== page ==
WHEN President Ford shocked the nation with his decision to pardon Richard Nixon, he had been riding high in public approval. Instantly he plunged, dropping to a record low for a president who had been in office for only a few months. He never recovered, almost lost the GOP nomination in 1976, and lost his bid for election.
Mr. Ford's experience may be instructive when looking at the possible future of another president who has taken a similar dive from high public favor. Is President Clinton in lasting trouble? It is a fair question. His rating has dropped to 38 percent, 5 percentage points below where Ford had fallen after pardoning a disgraced president.
Ford said he had pardoned Mr. Nixon to put that controversy aside so that he could govern. I always felt that there was another reason: Ford, a compassionate man, had come to believe that Nixon had been punished enough by the threatened impeachment and being forced out of office.
Whatever the reason, Ford threw away his popularity with just this one act. He thought it would blow over. It didn't, because he had done more than make a move that was widely criticized. By pardoning Nixon, Ford had - with so many people - become a part of the Watergate episode from which he had, up until then, effectively separated himself.
Mr. Clinton's popularity hasn't eroded because of one action. He has made a series of mistakes and shifts that have brought his public-approval ratings down to where they are today.
Just mention the names of Zoe Baird and Kimba Wood for starters in listing Clinton's blunders and wobbles. Then add to those his lack of constancy on Bosnia and his failure to fulfill his pledge to provide tax relief for the middle-class.
Clinton has taken various positions on how to deal with Iraq's Saddam Hussein and with Haitian refugees. By withdrawing Lani Guinier's nomination as assistant attorney general for civil rights, Clinton once again has shown less than a firm hand at the helm of the Ship of State.
Can Clinton recover? Of course he can. He has plenty of time. Perhaps this early ineptness will pass as Clinton once again, as he did as a governor and as a candidate for president, learns from experience. He is a quick learner.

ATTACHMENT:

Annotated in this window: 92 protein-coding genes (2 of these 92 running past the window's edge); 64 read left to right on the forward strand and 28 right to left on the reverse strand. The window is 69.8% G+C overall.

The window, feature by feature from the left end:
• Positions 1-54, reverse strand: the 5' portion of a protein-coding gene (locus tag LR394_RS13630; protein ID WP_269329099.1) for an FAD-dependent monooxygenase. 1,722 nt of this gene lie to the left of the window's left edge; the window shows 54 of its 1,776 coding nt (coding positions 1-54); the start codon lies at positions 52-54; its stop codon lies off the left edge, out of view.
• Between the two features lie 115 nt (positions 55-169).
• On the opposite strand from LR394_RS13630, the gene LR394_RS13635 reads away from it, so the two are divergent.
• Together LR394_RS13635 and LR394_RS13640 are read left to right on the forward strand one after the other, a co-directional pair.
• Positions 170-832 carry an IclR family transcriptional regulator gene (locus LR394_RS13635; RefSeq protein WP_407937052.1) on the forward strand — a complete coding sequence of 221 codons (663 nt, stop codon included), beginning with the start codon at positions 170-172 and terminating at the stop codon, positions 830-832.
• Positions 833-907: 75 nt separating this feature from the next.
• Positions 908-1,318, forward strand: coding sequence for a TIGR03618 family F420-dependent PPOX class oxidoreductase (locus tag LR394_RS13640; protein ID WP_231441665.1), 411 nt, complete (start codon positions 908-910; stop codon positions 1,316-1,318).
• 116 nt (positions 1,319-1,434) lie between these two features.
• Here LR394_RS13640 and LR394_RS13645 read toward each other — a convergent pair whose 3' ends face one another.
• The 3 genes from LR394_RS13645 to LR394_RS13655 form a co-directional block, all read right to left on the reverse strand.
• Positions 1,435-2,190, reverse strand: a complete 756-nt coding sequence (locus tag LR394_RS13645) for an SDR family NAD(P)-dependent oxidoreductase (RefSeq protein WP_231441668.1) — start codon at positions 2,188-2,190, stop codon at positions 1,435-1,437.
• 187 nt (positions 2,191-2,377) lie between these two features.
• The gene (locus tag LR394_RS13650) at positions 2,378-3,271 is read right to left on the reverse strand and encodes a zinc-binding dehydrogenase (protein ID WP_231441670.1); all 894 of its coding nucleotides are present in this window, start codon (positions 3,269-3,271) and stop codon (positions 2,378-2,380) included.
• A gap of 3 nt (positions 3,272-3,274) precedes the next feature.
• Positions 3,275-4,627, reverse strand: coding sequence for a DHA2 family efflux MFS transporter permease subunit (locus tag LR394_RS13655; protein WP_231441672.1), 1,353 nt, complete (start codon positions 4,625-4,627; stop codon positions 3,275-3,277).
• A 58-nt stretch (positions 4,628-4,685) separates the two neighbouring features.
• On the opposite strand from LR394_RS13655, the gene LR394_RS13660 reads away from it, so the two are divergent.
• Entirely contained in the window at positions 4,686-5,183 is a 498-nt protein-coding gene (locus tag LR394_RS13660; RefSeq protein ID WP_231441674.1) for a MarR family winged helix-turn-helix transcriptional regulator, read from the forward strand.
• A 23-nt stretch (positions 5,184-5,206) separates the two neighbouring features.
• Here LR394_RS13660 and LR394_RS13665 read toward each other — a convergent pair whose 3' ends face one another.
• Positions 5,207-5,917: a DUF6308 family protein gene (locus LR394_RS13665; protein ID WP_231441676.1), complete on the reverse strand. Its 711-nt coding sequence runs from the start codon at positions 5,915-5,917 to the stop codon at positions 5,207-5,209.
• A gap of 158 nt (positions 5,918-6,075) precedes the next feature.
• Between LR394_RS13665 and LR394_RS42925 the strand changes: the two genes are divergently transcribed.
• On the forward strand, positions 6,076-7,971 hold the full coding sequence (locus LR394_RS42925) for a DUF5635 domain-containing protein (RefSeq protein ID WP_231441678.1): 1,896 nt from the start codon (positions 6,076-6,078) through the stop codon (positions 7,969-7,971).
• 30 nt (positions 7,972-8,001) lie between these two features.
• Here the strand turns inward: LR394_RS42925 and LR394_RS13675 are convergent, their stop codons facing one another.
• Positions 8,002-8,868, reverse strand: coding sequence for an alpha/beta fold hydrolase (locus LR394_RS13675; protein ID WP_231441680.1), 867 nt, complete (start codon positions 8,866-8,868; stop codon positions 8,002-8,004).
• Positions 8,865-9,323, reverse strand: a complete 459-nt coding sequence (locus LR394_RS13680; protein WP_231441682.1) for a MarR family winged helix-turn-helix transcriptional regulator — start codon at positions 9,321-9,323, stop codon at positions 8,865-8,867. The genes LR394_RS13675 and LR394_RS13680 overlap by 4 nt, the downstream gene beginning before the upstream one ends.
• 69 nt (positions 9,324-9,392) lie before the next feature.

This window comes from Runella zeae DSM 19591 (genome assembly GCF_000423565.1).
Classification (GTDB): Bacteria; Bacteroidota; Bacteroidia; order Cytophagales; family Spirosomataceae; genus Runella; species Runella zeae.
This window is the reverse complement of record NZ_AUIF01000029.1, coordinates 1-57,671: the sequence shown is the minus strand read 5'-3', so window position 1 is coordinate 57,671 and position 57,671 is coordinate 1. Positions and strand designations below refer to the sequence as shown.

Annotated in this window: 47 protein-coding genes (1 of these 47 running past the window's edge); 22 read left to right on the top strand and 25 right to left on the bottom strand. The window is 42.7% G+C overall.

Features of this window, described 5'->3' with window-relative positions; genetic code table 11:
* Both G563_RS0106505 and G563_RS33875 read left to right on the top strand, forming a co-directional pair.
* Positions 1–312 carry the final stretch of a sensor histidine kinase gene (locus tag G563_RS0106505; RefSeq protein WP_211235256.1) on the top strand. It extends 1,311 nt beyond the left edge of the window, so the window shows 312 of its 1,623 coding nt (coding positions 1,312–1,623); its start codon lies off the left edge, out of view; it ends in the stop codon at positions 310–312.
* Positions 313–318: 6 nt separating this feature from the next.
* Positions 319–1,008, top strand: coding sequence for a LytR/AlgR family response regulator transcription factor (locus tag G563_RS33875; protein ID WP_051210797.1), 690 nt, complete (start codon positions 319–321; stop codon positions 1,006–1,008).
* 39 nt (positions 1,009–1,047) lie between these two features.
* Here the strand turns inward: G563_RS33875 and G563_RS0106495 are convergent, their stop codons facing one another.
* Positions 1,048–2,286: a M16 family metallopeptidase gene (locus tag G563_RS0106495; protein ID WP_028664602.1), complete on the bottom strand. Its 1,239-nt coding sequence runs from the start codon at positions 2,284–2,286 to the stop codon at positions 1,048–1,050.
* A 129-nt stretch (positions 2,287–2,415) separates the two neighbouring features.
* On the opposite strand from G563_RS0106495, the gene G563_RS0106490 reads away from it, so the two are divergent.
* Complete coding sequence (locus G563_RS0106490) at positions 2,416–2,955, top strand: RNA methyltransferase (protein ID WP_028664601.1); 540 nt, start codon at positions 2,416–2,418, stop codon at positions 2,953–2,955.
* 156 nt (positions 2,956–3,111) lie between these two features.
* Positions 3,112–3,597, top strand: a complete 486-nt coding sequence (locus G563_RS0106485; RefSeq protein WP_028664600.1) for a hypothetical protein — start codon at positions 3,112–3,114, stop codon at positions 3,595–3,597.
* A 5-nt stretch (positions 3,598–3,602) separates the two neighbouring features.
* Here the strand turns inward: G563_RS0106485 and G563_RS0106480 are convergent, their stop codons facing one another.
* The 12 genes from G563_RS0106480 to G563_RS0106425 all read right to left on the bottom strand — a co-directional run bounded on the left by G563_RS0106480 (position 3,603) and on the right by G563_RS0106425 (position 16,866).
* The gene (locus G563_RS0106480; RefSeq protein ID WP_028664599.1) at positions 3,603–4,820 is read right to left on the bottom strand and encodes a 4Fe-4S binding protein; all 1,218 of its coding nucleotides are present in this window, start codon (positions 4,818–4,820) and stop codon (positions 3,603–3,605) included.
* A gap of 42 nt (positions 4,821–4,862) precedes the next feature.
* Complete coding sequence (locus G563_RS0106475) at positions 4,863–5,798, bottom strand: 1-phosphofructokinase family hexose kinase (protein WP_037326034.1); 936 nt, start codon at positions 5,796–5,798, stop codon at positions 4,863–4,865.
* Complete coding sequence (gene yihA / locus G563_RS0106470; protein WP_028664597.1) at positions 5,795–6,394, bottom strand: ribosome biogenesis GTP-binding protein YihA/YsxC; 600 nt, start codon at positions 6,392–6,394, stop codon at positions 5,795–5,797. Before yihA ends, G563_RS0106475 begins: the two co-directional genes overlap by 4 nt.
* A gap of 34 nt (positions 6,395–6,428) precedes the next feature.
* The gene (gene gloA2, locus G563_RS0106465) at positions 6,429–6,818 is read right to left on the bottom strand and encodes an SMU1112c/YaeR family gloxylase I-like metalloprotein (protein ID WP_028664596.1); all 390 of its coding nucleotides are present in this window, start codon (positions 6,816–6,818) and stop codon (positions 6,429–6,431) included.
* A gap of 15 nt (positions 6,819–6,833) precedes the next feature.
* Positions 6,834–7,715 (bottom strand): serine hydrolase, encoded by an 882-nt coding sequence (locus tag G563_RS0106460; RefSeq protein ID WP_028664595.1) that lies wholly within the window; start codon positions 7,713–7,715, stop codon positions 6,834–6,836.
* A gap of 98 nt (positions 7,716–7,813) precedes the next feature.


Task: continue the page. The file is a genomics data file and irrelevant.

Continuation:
In retrospect, Ford's blunder was one from which there was no road back. Voters had been attracted to him because he was so refreshingly different from the departed president. They loved him when he told them in his first speech that the "long nightmare" was behind them. But so many of these same people left him permanently when he pardoned a president they despised and thought deserved being tried and punished.
But one question never was asked about Ford: Was he a firm and constant leader? He stuck to his decision on Nixon and has defended it through the years as being right, despite its disastrous effect on his own political future. History may well agree that Ford was right, that he could have done nothing as a president if a Nixon sideshow held the spotlight for months on end.
By contrast, even people who voted for Clinton now ask: What's inside this man? What does he really stand for?
Do the American people, indeed, have a vacillator in the White House? And is he a president without the consistency and courage to carry through on a promise or a policy?
New York Times columnist Anthony Lewis may have put his finger on a basic Clinton problem when he wrote: "Mistakes can be corrected. What is worrying about Bill Clinton is the possibility that something fundamental is lacking in this very smart man. He may inadvertently have said it in his comment on dropping Lani Guinier: `This is about my center, not about the political center.' "
David Gergen has been brought to Clinton's side to help the beleaguered president with the press. But can he do it? Writes columnist Robert J. Samuelson: "If Gergen has any blunt advice to offer, it ought to be: Tell the truth." And columnist David Broder, after citing a number of Clinton blunders, comes to this devastating judgment: "That this is happening to the man who will remain as president for the next 43 months is an international disaster."